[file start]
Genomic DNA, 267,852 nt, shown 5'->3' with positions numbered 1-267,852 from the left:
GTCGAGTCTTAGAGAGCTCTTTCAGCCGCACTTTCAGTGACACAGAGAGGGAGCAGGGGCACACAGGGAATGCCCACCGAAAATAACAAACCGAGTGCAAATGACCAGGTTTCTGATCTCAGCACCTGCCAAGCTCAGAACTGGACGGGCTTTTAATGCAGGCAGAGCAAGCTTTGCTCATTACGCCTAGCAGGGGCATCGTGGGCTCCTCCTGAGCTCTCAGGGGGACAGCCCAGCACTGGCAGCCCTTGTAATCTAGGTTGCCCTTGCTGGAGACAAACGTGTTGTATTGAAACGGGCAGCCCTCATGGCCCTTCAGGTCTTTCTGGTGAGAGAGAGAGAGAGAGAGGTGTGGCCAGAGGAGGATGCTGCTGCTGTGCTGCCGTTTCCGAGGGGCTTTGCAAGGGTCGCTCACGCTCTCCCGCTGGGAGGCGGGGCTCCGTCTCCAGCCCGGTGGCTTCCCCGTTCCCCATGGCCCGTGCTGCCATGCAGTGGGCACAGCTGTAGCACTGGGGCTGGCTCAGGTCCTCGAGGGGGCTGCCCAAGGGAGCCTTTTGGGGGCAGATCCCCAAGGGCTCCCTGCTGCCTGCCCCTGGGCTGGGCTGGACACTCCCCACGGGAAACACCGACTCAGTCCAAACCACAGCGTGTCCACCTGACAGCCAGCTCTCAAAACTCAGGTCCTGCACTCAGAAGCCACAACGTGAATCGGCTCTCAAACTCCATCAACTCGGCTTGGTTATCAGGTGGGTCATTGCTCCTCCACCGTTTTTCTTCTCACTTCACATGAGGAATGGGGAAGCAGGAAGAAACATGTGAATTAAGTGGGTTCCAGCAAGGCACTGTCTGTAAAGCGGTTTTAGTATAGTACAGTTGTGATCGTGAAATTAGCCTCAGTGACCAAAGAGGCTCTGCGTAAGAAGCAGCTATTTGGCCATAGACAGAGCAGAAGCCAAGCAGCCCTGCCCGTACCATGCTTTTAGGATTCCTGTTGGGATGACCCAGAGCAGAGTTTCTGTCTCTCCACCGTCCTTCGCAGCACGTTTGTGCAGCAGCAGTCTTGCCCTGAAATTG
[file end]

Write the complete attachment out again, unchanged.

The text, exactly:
Genomic DNA, 267,852 nt, shown 5'->3' with positions numbered 1-267,852 from the left:
GTCGAGTCTTAGAGAGCTCTTTCAGCCGCACTTTCAGTGACACAGAGAGGGAGCAGGGGCACACAGGGAATGCCCACCGAAAATAACAAACCGAGTGCAAATGACCAGGTTTCTGATCTCAGCACCTGCCAAGCTCAGAACTGGACGGGCTTTTAATGCAGGCAGAGCAAGCTTTGCTCATTACGCCTAGCAGGGGCATCGTGGGCTCCTCCTGAGCTCTCAGGGGGACAGCCCAGCACTGGCAGCCCTTGTAATCTAGGTTGCCCTTGCTGGAGACAAACGTGTTGTATTGAAACGGGCAGCCCTCATGGCCCTTCAGGTCTTTCTGGTGAGAGAGAGAGAGAGAGAGGTGTGGCCAGAGGAGGATGCTGCTGCTGTGCTGCCGTTTCCGAGGGGCTTTGCAAGGGTCGCTCACGCTCTCCCGCTGGGAGGCGGGGCTCCGTCTCCAGCCCGGTGGCTTCCCCGTTCCCCATGGCCCGTGCTGCCATGCAGTGGGCACAGCTGTAGCACTGGGGCTGGCTCAGGTCCTCGAGGGGGCTGCCCAAGGGAGCCTTTTGGGGGCAGATCCCCAAGGGCTCCCTGCTGCCTGCCCCTGGGCTGGGCTGGACACTCCCCACGGGAAACACCGACTCAGTCCAAACCACAGCGTGTCCACCTGACAGCCAGCTCTCAAAACTCAGGTCCTGCACTCAGAAGCCACAACGTGAATCGGCTCTCAAACTCCATCAACTCGGCTTGGTTATCAGGTGGGTCATTGCTCCTCCACCGTTTTTCTTCTCACTTCACATGAGGAATGGGGAAGCAGGAAGAAACATGTGAATTAAGTGGGTTCCAGCAAGGCACTGTCTGTAAAGCGGTTTTAGTATAGTACAGTTGTGATCGTGAAATTAGCCTCAGTGACCAAAGAGGCTCTGCGTAAGAAGCAGCTATTTGGCCATAGACAGAGCAGAAGCCAAGCAGCCCTGCCCGTACCATGCTTTTAGGATTCCTGTTGGGATGACCCAGAGCAGAGTTTCTGTCTCTCCACCGTCCTTCGCAGCACGTTTGTGCAGCAGCAGTCTTGCCCTGAAATTG